HIV (human immunodeficiency virus) is a kind of slow virus (lentivirus) with a long incubation time and often ends in fatal outcomes. HIV targets and destroys CD4 cells. Also known as T cells, CD4s are white blood cells that play an essential role in keeping you healthy by opposing infections. CD4’ss count is one of the fundamental indicators in categorising the stages of the condition. AIDS is the final stage of HIV, in which the body’s immunity is decreased dramatically; thus, sufferers face a combination of opportunistic infections, including parasitic disorders. Demodex mites are parasites that can take benefit of the weak immunity and develop with different severities at different stages of HIV.
After explaining the HIV stages, this essay examines the role of Demodex in HIV patients. It presents solutions to stop these mites as well as other opportunistic infections. Stay tuned with Ungex.
The Stages of HIV Infection
According to the CDC, HIV has three stages, and if the sufferers fail to receive the proper standard of care, the condition typically progresses through the stages and reaches the final step, named AIDS. Fortunately, the effective treatments in recent years could slow or stop the disease process so that many sufferers never reach stage 3.
First Stage: Acute Stage of Infection (ARS)
Acute retroviral syndrome (ARS) is the first step that occurs in up to 90% of patients, displaying itself with flu-like symptoms about two weeks after the initial exposure. Other manifestations of ARS include loss of appetite, fatigue, fever, itchy red rash, nausea, vomiting, diarrhea, headache, muscle aches, sore throat, swollen lymph nodes, fever, and even seizures and coma. The natural defence is yet powerful enough to react to the infection and suppress it at this stage. Roughly 30% of people develop Maculopapular Rash at this stage, which is pink to red bumps in the upper trunk, face and head. During ARS, sufferers are ultimately contagious as they carry many viruses in their blood.
However, the manifestations go away on their own, usually after two weeks. The speed of virus reproduction slows down, and the infection enters its incubation period. However, lymph node swelling can stay for a few months. The only way to diagnose HIV at ARS is to diagnose acute infection through antigen/antibody tests or nucleic acid tests (NATs).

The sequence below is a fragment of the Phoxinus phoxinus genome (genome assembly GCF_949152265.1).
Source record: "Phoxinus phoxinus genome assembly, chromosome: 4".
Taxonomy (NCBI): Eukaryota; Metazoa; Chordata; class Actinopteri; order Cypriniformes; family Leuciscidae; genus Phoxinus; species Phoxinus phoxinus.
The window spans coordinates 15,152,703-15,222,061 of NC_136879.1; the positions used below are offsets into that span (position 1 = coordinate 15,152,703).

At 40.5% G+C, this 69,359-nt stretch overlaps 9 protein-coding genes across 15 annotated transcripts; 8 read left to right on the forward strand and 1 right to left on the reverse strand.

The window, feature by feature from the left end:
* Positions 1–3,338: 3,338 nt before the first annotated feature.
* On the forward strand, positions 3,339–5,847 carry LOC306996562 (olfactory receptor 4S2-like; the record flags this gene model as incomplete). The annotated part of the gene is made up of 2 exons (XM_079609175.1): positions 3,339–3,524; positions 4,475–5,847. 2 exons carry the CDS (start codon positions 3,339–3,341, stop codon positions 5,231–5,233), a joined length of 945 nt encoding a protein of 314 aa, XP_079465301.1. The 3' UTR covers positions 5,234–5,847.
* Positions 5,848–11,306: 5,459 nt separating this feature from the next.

Second Stage: Chronic Infection
Clinical latency, asymptomatic HIV infection, or chronic stage starts once the natural defence can control the HIV. Nevertheless, the virus still exists, masking in different body tissues and cells. HIV reproduces gradually in a dormant state and slowly destroys the CD4s. Clinical latency persists for about a decade or more without receiving proper care, although this time can be as short as two to three years in some people. However, people who receive standard treatments and HIV medicine may never move to the third stage. On the other hand, swollen lymph nodes may last during the early phase of asymptomatic HIV infection. Sometimes they grow huge, reaching up to an inch or more in length.
Infected people can spread the virus during the chronic stage and are vulnerable to different opportunistic infections such as bacterial, viral, and fungal conditions as the body gradually falls in immunity. Therefore, it is vital to take specific measures to prevent pathogens. Personal hygiene, food hygiene and extra vaccinations are crucial to maintaining the health of individuals during this period. Meanwhile, one of the opportunistic parasites that can cause issues for people living with HIV is Demodex mite, which we will discuss in the following sections.
Third Stage: Acquired Immunodeficiency Syndrome (AIDS)
Without adequate care, HIV will inevitably proceed to the final stage, AIDS, which is accompanied by severe complications. If left untreated, Individuals with Acquired Immunodeficiency Syndrome can only survive for three years. AIDS is clinically confirmed when the number of CD4s has fallen below 200. People with AIDS experience severe immune issues, including pathogenic microorganisms infection and multiplying microbes that are harmless under normal conditions. The most common cause of death of people suffering from AIDS is opportunistic infections as well as some types of cancers.